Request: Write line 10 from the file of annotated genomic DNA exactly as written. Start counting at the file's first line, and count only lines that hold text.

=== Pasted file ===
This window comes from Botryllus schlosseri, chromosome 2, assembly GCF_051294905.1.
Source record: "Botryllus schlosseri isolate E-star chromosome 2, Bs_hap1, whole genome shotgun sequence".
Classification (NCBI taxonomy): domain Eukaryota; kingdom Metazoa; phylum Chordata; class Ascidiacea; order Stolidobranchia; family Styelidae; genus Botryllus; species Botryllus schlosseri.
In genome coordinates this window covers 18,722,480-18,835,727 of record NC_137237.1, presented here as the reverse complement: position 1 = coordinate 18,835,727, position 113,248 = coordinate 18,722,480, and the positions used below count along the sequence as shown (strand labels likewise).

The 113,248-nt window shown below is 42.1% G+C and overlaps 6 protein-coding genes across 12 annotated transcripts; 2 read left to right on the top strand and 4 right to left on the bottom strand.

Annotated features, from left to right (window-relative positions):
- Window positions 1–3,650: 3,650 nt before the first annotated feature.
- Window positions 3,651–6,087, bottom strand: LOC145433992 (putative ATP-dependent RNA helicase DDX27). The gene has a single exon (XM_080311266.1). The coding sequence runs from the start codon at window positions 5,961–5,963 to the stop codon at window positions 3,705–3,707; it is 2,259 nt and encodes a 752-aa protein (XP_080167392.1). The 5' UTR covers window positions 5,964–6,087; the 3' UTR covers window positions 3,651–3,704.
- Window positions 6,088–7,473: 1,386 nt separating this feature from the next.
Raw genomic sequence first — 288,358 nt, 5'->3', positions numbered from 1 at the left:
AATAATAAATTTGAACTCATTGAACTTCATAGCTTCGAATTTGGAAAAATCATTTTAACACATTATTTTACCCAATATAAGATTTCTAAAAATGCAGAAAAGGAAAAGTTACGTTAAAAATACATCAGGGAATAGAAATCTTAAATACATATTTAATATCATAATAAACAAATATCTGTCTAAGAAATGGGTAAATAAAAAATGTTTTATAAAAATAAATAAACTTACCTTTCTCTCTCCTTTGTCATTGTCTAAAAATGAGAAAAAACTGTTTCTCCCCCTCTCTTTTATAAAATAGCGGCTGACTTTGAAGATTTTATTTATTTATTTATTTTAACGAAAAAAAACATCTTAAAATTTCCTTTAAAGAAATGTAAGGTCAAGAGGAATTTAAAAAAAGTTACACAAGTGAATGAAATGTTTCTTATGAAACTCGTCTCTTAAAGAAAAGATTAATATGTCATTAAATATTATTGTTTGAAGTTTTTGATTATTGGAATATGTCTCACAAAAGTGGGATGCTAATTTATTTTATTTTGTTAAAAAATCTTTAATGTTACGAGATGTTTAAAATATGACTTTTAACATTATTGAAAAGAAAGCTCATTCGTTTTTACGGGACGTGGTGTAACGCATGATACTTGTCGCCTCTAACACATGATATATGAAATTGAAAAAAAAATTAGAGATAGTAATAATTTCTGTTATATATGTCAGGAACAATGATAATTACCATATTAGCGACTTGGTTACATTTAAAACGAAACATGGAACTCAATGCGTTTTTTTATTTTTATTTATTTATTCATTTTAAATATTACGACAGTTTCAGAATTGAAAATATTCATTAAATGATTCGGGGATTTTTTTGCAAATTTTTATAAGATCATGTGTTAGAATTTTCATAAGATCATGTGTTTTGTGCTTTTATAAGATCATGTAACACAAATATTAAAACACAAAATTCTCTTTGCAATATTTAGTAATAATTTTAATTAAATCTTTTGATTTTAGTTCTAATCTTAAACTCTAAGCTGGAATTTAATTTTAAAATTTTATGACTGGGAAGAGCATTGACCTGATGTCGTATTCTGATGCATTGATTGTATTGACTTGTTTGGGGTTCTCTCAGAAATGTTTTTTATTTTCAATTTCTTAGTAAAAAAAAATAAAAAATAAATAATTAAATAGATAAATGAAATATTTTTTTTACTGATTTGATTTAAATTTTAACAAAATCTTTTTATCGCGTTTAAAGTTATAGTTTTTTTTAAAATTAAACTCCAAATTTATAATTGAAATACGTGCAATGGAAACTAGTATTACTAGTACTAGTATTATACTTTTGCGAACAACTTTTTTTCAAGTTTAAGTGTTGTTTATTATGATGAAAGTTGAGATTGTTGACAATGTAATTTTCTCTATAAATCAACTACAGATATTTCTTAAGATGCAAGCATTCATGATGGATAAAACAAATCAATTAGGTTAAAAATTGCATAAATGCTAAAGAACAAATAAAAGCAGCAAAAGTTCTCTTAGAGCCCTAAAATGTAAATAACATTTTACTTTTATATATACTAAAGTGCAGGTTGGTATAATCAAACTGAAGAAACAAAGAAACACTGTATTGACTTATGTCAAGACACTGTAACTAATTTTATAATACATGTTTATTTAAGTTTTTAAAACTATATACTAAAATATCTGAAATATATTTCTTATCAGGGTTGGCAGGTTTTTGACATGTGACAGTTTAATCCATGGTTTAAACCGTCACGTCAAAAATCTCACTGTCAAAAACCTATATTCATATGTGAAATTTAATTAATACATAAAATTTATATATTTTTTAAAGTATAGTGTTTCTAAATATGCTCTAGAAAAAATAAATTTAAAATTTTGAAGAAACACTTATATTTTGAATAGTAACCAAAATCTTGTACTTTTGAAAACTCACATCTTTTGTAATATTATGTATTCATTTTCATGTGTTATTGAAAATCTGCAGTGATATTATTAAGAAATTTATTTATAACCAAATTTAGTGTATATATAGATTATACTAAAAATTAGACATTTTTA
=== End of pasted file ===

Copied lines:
Raw genomic sequence first — 288,358 nt, 5'->3', positions numbered from 1 at the left: